[Marxism] FW: The Future of Latin American Post-Neoliberalism

Richard Fidler rfidler_8 at sympatico.ca
Mon Jan 4 11:34:52 MST 2016


Actually, there was -- and is -- much more to the Chavista revolution. There
are still 5 million Venezuelans who voted for what they thought that
revolution represented. That includes the "people's power" promoted by
Chávez and his successors, as in the communal councils and communes which
are more widespread than is commonly thought outside of Venezuela. 

Crucial to the next stage in Venezuela will be the capacity of the
grassroots Chavistas to mount resistance to their opposition now ensconced
in the new parliamentary majority, and to find ways to constitute and
advance that dual power from below that was always promoted by Chávez, with
very uneven results as we know. If the new opposition parliament fails to
come up with some immediate economic relief in face of a failed
macro-economic strategy (hydrocarbons dependency), and simply sets its
sights on overturning President Maduro, their key institutional obstacle,
the Rightist advance may lose some of its momentum and Chavismo could regain
much of its previous, currrently disaffected, support. It's too soon to say
Good-bye to the Bolivarian Revolution. It has just received a sharp kick in
the behind from the Right. But the Chavistas have shown their capacity to
overcome setbacks in the past. In the longer run, of course, they have to
come up with some much more innovative and realizeable economic measures and
strategies to begin to go "beyond capitalism." 

Meanwhile, I would urge comrades to follow on-the-spot sources like Telesur
and Venezuelanalysis for updates and analysis. The next few months are
crucially important.

Richard

-----Original Message-----
From: Louis Proyect [mailto:lnp3 at panix.com] 
Sent: Monday, January 04, 2016 1:08 PM
To: Richard Fidler; Activists and scholars in Marxist tradition
Subject: Re: [Marxism] FW: The Future of Latin American Post-Neoliberalism

On 1/4/16 12:41 PM, Richard Fidler via Marxism wrote:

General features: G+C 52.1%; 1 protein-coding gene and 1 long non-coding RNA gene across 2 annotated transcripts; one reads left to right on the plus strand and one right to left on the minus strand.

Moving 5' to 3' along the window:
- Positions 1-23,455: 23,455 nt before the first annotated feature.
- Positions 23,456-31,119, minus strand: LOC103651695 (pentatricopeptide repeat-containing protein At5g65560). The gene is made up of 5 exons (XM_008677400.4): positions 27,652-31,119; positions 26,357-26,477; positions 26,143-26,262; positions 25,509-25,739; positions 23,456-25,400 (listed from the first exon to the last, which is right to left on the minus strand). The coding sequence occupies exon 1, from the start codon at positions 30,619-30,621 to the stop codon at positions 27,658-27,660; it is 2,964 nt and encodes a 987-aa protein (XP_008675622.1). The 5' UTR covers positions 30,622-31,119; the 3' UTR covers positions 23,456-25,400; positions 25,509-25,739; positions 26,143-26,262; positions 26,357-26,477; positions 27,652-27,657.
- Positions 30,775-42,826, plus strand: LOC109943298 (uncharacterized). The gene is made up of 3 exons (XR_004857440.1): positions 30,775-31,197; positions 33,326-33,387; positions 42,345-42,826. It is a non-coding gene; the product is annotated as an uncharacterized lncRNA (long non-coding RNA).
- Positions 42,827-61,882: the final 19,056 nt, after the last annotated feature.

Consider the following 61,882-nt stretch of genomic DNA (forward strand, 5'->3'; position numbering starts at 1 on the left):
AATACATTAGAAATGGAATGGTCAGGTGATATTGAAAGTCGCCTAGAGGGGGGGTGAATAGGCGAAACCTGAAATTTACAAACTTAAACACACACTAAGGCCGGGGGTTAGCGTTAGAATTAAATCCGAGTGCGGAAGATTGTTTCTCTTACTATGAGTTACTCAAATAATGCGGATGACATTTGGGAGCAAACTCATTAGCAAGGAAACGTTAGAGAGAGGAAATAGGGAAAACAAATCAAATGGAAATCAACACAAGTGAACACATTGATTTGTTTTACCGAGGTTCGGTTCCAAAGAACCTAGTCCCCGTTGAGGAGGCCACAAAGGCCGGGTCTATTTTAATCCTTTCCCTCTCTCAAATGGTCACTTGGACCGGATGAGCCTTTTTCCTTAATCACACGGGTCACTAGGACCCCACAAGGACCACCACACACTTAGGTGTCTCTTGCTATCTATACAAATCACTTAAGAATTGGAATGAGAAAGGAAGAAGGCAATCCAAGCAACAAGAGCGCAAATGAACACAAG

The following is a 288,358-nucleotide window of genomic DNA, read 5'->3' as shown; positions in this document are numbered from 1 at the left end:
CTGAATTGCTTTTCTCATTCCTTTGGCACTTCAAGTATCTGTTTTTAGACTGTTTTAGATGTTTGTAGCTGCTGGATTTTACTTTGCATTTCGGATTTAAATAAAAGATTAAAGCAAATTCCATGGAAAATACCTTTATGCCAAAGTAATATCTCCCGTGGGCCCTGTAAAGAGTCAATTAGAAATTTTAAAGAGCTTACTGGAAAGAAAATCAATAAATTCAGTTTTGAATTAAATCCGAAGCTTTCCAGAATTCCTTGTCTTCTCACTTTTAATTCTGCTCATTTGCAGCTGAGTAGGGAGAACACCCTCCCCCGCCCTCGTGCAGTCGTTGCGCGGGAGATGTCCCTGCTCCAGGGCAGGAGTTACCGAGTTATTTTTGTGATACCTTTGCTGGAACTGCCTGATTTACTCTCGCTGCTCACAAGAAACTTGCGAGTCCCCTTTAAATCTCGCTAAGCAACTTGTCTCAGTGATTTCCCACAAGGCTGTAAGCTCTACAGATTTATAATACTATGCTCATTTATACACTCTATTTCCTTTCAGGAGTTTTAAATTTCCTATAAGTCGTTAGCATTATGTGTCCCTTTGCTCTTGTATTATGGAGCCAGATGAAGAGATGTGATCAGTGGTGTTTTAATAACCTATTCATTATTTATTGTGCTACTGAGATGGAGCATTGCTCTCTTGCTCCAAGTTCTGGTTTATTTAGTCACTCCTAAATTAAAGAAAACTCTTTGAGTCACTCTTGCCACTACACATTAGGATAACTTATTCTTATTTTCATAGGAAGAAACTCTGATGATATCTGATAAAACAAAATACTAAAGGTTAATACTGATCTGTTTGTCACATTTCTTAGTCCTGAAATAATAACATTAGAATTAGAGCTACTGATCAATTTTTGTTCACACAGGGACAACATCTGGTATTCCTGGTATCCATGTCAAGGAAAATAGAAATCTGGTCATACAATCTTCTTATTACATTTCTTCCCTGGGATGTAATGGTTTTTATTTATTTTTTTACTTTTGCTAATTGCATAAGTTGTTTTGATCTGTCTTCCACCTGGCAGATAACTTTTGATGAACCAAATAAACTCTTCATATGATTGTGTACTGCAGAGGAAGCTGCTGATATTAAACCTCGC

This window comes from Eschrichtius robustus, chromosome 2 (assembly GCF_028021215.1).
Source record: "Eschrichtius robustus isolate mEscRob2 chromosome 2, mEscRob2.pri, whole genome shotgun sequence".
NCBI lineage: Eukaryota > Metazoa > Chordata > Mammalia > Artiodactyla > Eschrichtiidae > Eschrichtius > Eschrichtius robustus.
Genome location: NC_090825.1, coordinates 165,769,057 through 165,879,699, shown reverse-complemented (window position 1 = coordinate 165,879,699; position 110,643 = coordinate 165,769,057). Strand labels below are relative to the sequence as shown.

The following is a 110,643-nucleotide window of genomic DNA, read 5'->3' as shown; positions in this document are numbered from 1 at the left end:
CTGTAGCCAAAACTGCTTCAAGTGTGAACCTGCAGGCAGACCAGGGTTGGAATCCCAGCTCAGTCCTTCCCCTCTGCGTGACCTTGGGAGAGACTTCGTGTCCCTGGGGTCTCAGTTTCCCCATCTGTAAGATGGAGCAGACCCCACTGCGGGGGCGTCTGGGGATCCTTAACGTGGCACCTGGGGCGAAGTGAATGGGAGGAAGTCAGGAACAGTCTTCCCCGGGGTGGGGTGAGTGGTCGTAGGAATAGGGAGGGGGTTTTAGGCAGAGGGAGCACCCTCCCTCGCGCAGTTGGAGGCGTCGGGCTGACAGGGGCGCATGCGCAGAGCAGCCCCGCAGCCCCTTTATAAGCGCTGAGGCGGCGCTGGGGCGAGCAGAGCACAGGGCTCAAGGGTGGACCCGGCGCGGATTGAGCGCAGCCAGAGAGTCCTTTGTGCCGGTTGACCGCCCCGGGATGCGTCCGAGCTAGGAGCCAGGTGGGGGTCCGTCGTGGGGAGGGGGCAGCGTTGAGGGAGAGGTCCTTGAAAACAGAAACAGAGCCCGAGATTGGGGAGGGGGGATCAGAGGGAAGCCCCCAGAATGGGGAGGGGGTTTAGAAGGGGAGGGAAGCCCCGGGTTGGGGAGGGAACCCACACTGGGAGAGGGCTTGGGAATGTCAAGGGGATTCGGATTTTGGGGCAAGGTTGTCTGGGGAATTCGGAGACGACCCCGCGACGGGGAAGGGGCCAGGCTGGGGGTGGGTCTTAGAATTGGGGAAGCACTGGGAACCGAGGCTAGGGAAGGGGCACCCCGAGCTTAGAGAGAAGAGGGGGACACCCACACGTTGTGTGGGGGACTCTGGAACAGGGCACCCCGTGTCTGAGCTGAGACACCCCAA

> The new or modern capitalism (post-neoliberal) accepts the fight against
> poverty, because it creates more consumption, which at medium and long
time
> favors the market. It is in favor of formal employment and social welfare,
> because it stabilizes the labor force. It does not mind paying more taxes
if
> the state ensures a sufficient degree of political stability, which
enables
> a safe process of profits. These are reasonable expenses to ensure the
> reproduction of the system of capital accumulation. In addition, modern
> capitalism distances itself from the traditional oligarchic capitalism and
> some of its protagonists are part of the new political systems. Others are
> part of the opposition, when they think that the post-neoliberal project
> does not ensure a sufficient rate of profit. Much also depends on the
links
> with foreign monopoly capital. However, in a crisis of accumulation,
social
> achievements are the first victims (Brazil).

A 90 year old Marxist Catholic priest saying essentially the same thing 
as a 61 year old Trotskyist economist in Argentina. The Chavista 
revolution was actually--objectively speaking--a way to make capitalism 
more palatable.

As soon as Maduro is unseated, the floodgates open...





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